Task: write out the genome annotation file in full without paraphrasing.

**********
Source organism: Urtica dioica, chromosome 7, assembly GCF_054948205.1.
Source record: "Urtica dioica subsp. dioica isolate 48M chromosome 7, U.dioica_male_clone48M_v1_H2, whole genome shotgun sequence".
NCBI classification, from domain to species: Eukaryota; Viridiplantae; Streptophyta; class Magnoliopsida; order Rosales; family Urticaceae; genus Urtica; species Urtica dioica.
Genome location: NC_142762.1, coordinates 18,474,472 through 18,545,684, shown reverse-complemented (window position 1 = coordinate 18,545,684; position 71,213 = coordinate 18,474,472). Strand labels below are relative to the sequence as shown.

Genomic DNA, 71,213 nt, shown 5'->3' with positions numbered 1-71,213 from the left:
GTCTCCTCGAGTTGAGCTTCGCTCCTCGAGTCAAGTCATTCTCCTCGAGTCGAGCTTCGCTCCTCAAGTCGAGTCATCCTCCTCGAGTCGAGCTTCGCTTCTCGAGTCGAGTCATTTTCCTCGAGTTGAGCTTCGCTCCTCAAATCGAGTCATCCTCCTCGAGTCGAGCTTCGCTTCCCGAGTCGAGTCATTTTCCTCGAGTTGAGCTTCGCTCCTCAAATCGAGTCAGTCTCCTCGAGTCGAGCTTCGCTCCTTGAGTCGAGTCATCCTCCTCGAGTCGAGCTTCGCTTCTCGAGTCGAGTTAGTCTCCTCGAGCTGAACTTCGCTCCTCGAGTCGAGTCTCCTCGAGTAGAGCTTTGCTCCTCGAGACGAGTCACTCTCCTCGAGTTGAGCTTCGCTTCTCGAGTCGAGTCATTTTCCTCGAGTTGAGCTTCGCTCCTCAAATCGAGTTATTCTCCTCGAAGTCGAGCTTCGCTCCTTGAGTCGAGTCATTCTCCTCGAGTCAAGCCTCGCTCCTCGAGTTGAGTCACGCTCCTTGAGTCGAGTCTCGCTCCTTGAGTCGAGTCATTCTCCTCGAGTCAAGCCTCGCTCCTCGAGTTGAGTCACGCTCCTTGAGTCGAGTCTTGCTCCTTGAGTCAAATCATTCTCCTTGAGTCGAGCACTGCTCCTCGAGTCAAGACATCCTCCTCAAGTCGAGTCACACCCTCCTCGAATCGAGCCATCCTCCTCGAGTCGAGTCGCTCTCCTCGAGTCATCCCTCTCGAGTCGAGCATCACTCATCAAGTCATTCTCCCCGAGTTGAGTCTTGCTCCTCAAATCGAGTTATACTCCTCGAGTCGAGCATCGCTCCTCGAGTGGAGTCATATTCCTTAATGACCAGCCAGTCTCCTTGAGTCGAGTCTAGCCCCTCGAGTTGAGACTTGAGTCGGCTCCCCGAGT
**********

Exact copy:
Source organism: Urtica dioica, chromosome 7, assembly GCF_054948205.1.
Source record: "Urtica dioica subsp. dioica isolate 48M chromosome 7, U.dioica_male_clone48M_v1_H2, whole genome shotgun sequence".
NCBI classification, from domain to species: Eukaryota; Viridiplantae; Streptophyta; class Magnoliopsida; order Rosales; family Urticaceae; genus Urtica; species Urtica dioica.
Genome location: NC_142762.1, coordinates 18,474,472 through 18,545,684, shown reverse-complemented (window position 1 = coordinate 18,545,684; position 71,213 = coordinate 18,474,472). Strand labels below are relative to the sequence as shown.

Genomic DNA, 71,213 nt, shown 5'->3' with positions numbered 1-71,213 from the left:
GTCTCCTCGAGTTGAGCTTCGCTCCTCGAGTCAAGTCATTCTCCTCGAGTCGAGCTTCGCTCCTCAAGTCGAGTCATCCTCCTCGAGTCGAGCTTCGCTTCTCGAGTCGAGTCATTTTCCTCGAGTTGAGCTTCGCTCCTCAAATCGAGTCATCCTCCTCGAGTCGAGCTTCGCTTCCCGAGTCGAGTCATTTTCCTCGAGTTGAGCTTCGCTCCTCAAATCGAGTCAGTCTCCTCGAGTCGAGCTTCGCTCCTTGAGTCGAGTCATCCTCCTCGAGTCGAGCTTCGCTTCTCGAGTCGAGTTAGTCTCCTCGAGCTGAACTTCGCTCCTCGAGTCGAGTCTCCTCGAGTAGAGCTTTGCTCCTCGAGACGAGTCACTCTCCTCGAGTTGAGCTTCGCTTCTCGAGTCGAGTCATTTTCCTCGAGTTGAGCTTCGCTCCTCAAATCGAGTTATTCTCCTCGAAGTCGAGCTTCGCTCCTTGAGTCGAGTCATTCTCCTCGAGTCAAGCCTCGCTCCTCGAGTTGAGTCACGCTCCTTGAGTCGAGTCTCGCTCCTTGAGTCGAGTCATTCTCCTCGAGTCAAGCCTCGCTCCTCGAGTTGAGTCACGCTCCTTGAGTCGAGTCTTGCTCCTTGAGTCAAATCATTCTCCTTGAGTCGAGCACTGCTCCTCGAGTCAAGACATCCTCCTCAAGTCGAGTCACACCCTCCTCGAATCGAGCCATCCTCCTCGAGTCGAGTCGCTCTCCTCGAGTCATCCCTCTCGAGTCGAGCATCACTCATCAAGTCATTCTCCCCGAGTTGAGTCTTGCTCCTCAAATCGAGTTATACTCCTCGAGTCGAGCATCGCTCCTCGAGTGGAGTCATATTCCTTAATGACCAGCCAGTCTCCTTGAGTCGAGTCTAGCCCCTCGAGTTGAGACTTGAGTCGGCTCCCCGAGT